Kiwi Slang – G

g’day, g’ddayStereotypical Kiwi greeting. From “Good Day”. Also spelled gidday

G’day mate, how’s it going?”

gas guzzlerA large car, often associated with older-style large cars from the USA. See also Yank tank.
gawk / gawkingTo stare at. To take a look at.

“What are you gawking at!?”

get off the grassAn exclamation of disbelief. Similar to “stop pulling my leg”, “get outta here”, “you’re joking” and “no way”.
get the williesTo be overcome with a feeling of fear or agitation that something might happen.

Every time I think about speaking in public I get the willies.”

gimmeInformal way of saying “give me.”

Gimme one of those sausages.”

give your ferret a runTo have sex.
gizzaInformal way of saying “give us a”.

Gizza pint of Speights please.”

going bushTo go into the bush to live for an extended period, although sometimes applied to less extensive periods of hunting or camping. It has a similar meaning to “get away from it all”.

I’m going bush for a while to get away from it all.”

good as goldA good outcome. An affirmative answer, implying the speaker is happy with an outcome.

Our holidays were going good as gold until the last day!”

Can I drop the trailer off to you this weekend?”
“That’ll be as good as gold.”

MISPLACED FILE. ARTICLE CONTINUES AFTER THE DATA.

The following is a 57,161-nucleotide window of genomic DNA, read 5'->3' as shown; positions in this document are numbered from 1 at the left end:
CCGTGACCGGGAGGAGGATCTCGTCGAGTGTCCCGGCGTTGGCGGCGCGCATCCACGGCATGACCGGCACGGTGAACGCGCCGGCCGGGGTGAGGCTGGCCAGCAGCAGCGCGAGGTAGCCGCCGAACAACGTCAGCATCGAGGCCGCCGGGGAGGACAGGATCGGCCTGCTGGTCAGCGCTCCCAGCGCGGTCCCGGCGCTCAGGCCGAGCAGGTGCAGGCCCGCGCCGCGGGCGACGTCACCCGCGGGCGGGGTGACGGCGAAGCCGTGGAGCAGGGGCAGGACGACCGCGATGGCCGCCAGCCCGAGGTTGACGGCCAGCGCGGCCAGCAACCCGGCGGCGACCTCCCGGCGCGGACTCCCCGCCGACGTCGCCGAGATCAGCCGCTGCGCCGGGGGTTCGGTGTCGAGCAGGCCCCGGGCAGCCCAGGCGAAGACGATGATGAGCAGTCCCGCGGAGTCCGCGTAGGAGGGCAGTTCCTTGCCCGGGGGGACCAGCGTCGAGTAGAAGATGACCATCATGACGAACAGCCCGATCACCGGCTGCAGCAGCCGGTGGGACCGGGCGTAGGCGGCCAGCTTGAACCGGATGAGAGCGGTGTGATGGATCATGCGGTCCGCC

good on ya. good on ya mate!Congratulations. Well done. Said to express that you are proud of someone.

Here’s some beers for the boys. Enjoy!”

Good on ya mate!”

Can also be used sarcastically.

I’m going to win lotto this weekend.”

Aw, good on ya! Not much chance of that.”

got the bluesUsed to describe feeling sad or depressed.
greasiesA common term for fish and chips, which are deep fried in fat or oil.
greenieA conservationist. Sometimes used with a similar meaning as the word “hippie”.

He’s a real greenie. He has been involved in many protests again logging native trees.”

gridironAmerican football.
grogAny alcoholic beverage, although more specifically spirits.

Are you on the grog this weekend?” Meaning “Are you going out drinking this weekend.”

ground floorThe ground level floor of a building. First floor in USA.
grouseFine. Excellent. Often used to express delight.

My Dad’s leading me the car this weekend. It’s grouse.”

gumboots, gummiesWaterproof rubber boots. Called Wellingtons or Wellies in Britain. Some New Zealand fesitvals and events feature gumboot-throwing as a competition, to see who can throw it the greatest distance. Taihape claimms to be the gumboot-throwing capital of New Zealand.
guts for gartersTo be in big trouble.

When my Dad finds out he’ll have my guts for garters!”

Kiwi Slang Dictionary

If you hear or read a New Zealand colloquial or slang word or phrase and would like an explanation of what it means then feel welcome to ask a question in the form below.

2 Responses

  1. david irwin
    david irwin June 7, 2014 at 9:41 pm |

    “Good good” has made it into the language now , i personally hate it
    wonder where it came from ..New York, New York, maybe

    words are words but definately did’nt come from the land

  2. Rodolfo Garcia
    Rodolfo Garcia March 16, 2016 at 6:40 am |

    You forgot to add GIB which in the U.S. it’s called Drywall


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